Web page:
The musical, visual, and literary arts that have come out of the movement reflect some of its internal tensions. The cumbia is on the more radical end of the spectrum. Most of the movement’s art and rhetoric reflects a wish for freedom of expression and freedom of the vote within a democratic system. While the movement purports to be nonpartisan, many of the artistic renditions of its message are blatantly anti-Peña Nieto. A motif of his hair as a piece of excrement runs through some of the visual representations, a reference to an incident during the May 11 protests in which Peña Nieto was cornered in a restroom by a mass of students at the Universidad Iberoamericana.
Many of the slogans and visual representations that have arisen, often in static meme form, conflate the message of freedom of expression with the freedom to vote against him. Other artistic renditions, such as the cumbia and images calling for simply “un voto libre y responsable” [“a free and responsible vote”] do not invoke the PRI candidate and allow for more ideological liberty within the movement. Others take aim not at Peña Nieto but at Televisa. As a result of these conflicting messages apparent in the art, the movement has been difficult to categorize. Its divisions and lack of consensus have weakened it. Many of its original leaders have found that it sprawled like the tentacles of a wayward squid and have extricated themselves from the tangle.
The art, or propaganda, is a manifestation of the tension between the calls for democratization of expression and its consolidation under a single banner. The act of marking the movement’s very title with a hashtag categorizes it in a way that has not been unequivocally defined. Despite the variety and creativity of the various visual representations, many of them bear the #YoSoy132 “logo” which standardizes the images. Hashtags have this very purpose and effect: they serve to funnel a wide range of information into a single feed. Hashtags are shorthand and therefore leave no room for nuance, while acknowledging no complexity; anything categorized under a hashtag is so distilled that it is devoid of all meaning not involved with the hashtag label itself. As is the case with any standardization, the visual message becomes co-opted by its categorization and the viewer’s understanding of this categorization. Just as the meaning of a television commercial becomes distorted when the viewer is made aware of the product it advertises, so these visual mini-narratives take on a different meaning when they are stamped with #YoSoy132.
The “mainstream” media in Mexico has understood that #YoSoy132 is still an important movement that has already had a lasting effect on the country’s politics and media. After Televisa was lambasted by Antonio Attolini, the vociferous and charismatic spokesperson for the ITAM (Autonomous Technological Institute of México) division of #YoSoy132, the television monopoly offered him a position on the new program Sin Filtro [“No Filter”], which he accepted. Shot in a brightly wallpapered studio, the program is supposed to provide a forum for young Mexicans to discuss the issues of the day each week. Attolini’s acceptance prompted outcries from the movement, which almost unanimously accused him of being a traitor. In an interview on October 25th and again during the program’s first transmission on October 28th, Attolini defended himself, saying that his actions are congruent with his efforts to promote the democratization of the media. Traitor or not, Attolini is among the leaders who identify with the initial bubbling spirit #YoSoy132, but who have realized that their own views are perhaps not best encapsulated in a split-second hashtag label.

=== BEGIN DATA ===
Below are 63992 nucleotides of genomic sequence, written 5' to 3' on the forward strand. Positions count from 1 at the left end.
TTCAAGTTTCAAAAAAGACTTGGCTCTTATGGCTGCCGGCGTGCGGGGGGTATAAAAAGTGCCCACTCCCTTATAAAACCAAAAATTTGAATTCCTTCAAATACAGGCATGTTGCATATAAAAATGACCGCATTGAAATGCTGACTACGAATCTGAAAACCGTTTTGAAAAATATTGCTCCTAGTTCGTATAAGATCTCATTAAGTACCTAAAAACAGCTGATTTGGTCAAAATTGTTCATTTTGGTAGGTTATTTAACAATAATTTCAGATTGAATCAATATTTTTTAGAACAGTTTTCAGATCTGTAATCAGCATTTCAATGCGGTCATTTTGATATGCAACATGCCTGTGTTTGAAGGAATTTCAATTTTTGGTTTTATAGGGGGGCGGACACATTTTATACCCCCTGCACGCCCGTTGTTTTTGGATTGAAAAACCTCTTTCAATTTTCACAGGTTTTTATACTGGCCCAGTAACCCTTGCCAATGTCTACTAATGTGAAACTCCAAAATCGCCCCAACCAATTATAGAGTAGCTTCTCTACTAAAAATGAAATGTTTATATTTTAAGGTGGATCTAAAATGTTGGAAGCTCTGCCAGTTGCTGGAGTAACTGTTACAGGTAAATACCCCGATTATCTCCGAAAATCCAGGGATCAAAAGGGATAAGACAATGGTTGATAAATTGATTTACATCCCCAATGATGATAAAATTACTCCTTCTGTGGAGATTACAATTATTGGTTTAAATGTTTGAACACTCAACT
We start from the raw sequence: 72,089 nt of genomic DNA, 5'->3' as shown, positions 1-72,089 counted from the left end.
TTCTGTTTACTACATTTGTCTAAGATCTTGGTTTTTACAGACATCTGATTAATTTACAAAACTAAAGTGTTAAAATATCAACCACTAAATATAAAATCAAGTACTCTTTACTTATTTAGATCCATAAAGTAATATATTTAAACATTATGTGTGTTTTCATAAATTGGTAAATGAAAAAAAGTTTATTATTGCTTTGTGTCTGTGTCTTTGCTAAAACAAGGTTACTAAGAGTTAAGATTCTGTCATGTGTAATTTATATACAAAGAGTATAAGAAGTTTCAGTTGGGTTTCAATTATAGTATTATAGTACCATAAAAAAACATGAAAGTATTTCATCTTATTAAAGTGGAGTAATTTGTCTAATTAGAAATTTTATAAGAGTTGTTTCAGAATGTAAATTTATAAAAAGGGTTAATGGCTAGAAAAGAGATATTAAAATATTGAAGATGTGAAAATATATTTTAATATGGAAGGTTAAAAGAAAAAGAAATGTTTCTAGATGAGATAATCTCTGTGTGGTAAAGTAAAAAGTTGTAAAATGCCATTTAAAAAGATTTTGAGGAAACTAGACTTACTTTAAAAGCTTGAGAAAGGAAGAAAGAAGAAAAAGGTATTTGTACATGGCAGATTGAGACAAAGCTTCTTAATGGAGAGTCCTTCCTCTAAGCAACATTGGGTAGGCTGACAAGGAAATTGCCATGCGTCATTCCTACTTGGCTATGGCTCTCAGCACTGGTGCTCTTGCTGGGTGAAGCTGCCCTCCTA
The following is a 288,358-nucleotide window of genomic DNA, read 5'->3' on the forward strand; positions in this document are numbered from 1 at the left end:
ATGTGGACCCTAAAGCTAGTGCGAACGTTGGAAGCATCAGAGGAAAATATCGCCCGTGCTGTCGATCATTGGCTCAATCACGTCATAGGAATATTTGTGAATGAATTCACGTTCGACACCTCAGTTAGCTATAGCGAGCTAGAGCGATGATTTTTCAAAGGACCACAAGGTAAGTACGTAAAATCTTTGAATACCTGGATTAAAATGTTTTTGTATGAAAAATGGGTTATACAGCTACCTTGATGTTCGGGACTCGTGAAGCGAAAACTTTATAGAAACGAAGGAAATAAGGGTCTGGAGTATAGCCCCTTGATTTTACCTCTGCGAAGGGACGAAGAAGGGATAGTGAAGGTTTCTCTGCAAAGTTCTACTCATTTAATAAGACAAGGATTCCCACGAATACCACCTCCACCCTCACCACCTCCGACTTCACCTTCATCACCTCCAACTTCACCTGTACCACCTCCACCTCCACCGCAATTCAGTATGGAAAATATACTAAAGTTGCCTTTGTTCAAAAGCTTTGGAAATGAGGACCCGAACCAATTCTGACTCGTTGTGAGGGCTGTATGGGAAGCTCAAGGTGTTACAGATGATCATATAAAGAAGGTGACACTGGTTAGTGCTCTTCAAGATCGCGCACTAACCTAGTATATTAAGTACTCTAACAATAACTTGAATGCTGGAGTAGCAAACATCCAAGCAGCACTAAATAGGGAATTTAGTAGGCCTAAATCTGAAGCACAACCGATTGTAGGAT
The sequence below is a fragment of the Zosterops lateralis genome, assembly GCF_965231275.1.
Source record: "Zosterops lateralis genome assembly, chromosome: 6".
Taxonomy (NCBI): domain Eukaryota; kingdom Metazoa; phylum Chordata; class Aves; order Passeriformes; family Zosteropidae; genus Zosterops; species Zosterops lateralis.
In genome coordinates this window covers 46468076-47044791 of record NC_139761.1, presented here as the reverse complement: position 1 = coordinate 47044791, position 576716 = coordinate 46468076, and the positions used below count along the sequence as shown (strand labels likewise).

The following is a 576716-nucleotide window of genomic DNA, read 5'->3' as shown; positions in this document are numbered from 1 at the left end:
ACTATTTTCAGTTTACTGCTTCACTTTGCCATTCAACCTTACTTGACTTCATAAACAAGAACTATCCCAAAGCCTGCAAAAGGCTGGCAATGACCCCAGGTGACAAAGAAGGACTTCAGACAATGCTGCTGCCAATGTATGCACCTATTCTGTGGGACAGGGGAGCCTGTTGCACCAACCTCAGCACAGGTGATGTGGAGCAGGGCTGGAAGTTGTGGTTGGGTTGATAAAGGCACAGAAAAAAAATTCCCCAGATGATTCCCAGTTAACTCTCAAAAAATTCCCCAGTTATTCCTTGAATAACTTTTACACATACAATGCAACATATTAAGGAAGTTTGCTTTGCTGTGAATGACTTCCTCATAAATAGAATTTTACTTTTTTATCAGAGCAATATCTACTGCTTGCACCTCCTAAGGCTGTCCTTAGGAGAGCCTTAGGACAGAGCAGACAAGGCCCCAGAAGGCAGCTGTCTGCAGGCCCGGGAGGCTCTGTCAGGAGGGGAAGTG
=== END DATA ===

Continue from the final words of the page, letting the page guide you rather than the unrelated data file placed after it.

Going forward, where will #YoSoy132 and its art lead? Will mainstream and traditional media swallow it up? Will social media continue to have substantial subversive effects? And what will be the fate of the artistic #YoSoy132 movement? The problem of categorization and standardization has largely overshadowed the artistic potential and message. The pent-up anxieties and frustrations of the Mexican youth found a premature outlet that was pigeonholed from its very formation. In order for art to convey a truly complex, human message to capture the spirit of young Mexican rebellion, it must be freed from tethers of political and social categorization that can easily devolve into propaganda. Perhaps #YoSoy132 was just the precursor to something larger and more complex that will give free rein to artistic expression.